In a 1996 interview, Johnson said he did not feel he could ever reach the stature of Shula or Landry, simply because he did not feel able to stay with the job as long as they had: "26 years or so as a head coach. I don't think I'll make it that long. This is my sixth year as a head coach, and whenever this contract's done, I think I'll probably be done coaching."
In January 1999, Johnson resigned as Dolphins head coach, citing burnout. He reversed his decision in one day, after Marino--with whom Johnson had a strained relationship--pleaded with Johnson to come back. Dolphins owner Wayne Huizenga also hired the recently fired Chicago Bears head coach Dave Wannstedt, a former assistant under Johnson both at the University of Miami and at Dallas, as defensive coordinator/assistant head coach.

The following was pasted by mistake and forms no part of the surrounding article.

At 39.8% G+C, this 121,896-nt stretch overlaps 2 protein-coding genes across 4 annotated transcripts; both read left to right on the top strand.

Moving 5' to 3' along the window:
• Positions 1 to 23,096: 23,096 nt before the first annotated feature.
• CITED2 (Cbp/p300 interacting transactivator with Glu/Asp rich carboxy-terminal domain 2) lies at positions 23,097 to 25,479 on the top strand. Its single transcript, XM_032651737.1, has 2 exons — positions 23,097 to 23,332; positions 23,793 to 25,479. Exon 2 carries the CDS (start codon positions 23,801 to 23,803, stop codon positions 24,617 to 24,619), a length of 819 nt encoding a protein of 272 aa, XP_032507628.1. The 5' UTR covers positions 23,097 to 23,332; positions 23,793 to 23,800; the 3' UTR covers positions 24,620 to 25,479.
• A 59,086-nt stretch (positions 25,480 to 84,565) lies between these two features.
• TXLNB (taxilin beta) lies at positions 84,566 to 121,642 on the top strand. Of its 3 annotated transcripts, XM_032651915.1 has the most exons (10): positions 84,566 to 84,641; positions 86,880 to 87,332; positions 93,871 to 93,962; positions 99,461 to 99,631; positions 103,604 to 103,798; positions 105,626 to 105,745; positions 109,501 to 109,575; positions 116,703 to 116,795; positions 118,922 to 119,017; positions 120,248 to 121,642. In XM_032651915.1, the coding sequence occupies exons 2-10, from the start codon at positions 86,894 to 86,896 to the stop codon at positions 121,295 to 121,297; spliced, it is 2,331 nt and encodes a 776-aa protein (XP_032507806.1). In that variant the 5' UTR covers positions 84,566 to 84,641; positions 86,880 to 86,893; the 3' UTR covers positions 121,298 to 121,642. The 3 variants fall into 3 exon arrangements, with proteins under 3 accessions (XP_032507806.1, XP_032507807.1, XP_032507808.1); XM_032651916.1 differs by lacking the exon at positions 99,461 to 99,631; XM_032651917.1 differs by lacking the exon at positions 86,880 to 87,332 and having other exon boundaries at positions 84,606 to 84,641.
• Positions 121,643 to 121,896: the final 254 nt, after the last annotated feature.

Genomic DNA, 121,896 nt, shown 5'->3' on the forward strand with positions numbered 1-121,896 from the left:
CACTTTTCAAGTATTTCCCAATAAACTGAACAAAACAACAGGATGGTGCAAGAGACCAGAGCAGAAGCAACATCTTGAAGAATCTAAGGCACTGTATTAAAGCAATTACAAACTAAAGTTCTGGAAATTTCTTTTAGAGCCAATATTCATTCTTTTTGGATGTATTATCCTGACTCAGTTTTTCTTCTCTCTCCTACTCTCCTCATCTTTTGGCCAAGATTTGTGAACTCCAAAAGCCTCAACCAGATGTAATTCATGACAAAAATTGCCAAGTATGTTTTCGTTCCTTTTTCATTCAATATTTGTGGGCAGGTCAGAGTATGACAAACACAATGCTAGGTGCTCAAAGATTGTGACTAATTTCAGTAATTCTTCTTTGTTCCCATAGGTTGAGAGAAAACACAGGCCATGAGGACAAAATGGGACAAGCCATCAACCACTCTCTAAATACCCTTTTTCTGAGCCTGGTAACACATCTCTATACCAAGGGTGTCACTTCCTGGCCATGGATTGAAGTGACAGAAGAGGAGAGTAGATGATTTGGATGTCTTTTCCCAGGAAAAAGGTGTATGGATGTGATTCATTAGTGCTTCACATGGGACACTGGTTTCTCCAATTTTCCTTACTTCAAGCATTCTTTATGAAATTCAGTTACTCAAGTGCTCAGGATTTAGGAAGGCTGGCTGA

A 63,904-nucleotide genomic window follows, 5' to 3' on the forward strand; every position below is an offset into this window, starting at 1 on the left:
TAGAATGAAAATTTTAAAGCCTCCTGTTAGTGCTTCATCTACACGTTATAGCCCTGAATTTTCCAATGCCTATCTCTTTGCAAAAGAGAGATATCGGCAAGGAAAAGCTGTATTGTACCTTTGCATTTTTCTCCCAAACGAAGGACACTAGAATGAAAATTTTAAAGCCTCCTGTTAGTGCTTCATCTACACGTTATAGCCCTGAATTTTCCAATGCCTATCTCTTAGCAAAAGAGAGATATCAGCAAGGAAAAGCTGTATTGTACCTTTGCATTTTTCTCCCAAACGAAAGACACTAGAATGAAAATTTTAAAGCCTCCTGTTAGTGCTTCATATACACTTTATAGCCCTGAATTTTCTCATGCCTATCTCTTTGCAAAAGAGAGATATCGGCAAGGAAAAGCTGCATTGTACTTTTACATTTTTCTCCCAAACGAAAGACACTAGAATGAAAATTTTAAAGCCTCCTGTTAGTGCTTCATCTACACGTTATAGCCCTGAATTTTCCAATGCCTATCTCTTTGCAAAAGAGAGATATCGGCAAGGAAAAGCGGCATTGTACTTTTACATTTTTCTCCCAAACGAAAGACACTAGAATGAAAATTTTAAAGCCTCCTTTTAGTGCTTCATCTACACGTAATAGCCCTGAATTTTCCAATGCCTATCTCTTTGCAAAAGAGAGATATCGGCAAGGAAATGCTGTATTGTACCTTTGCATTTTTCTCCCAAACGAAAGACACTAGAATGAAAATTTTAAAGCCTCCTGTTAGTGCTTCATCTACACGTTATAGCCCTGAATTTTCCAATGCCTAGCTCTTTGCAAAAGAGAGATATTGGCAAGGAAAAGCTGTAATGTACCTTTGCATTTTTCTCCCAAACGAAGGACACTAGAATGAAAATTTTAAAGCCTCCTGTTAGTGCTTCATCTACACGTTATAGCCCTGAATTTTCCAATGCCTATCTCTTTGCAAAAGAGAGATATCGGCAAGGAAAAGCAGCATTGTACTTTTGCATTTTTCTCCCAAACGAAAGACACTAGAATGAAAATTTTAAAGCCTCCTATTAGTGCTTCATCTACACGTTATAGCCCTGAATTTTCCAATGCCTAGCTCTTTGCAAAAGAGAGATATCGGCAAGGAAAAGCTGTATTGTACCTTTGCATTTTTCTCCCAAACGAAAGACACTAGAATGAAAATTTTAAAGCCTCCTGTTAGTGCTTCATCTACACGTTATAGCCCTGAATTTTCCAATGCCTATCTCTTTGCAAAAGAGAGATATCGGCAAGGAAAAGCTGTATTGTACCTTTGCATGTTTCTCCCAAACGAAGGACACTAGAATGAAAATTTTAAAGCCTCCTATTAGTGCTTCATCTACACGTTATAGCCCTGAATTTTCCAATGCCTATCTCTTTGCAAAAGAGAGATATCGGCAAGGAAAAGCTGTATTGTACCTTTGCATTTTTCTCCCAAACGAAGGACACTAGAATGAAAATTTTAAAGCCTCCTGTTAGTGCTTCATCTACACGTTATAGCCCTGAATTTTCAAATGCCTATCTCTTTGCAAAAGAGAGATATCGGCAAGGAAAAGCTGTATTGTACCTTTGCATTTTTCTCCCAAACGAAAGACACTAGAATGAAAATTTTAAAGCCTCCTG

In the face of Super Bowl expectations, Miami faded from a 7-1 start down the stretch, and Johnson's relationship with Marino, which had briefly blown up following a Monday Night Football loss to the Bills in Week 4, dissolved completely. The Dolphins still finished the season 9-7 and defeated the Seahawks in the wildcard round of the playoffs, but in the divisional round they were crushed in an embarrassing 62-7 loss to the Jacksonville Jaguars. Johnson resigned the day after the game and Marino soon thereafter announced his retirement. Johnson was succeeded by Wannstedt.
In a 2021 interview, Johnson revealed that the Dolphins could have traded for Peyton Manning in the 1998 NFL draft, theoretically offering the Colts their entire draft board in exchange for the first overall pick. Johnson declined to give more details to this trade, with him stating, "I probably gave you too much already."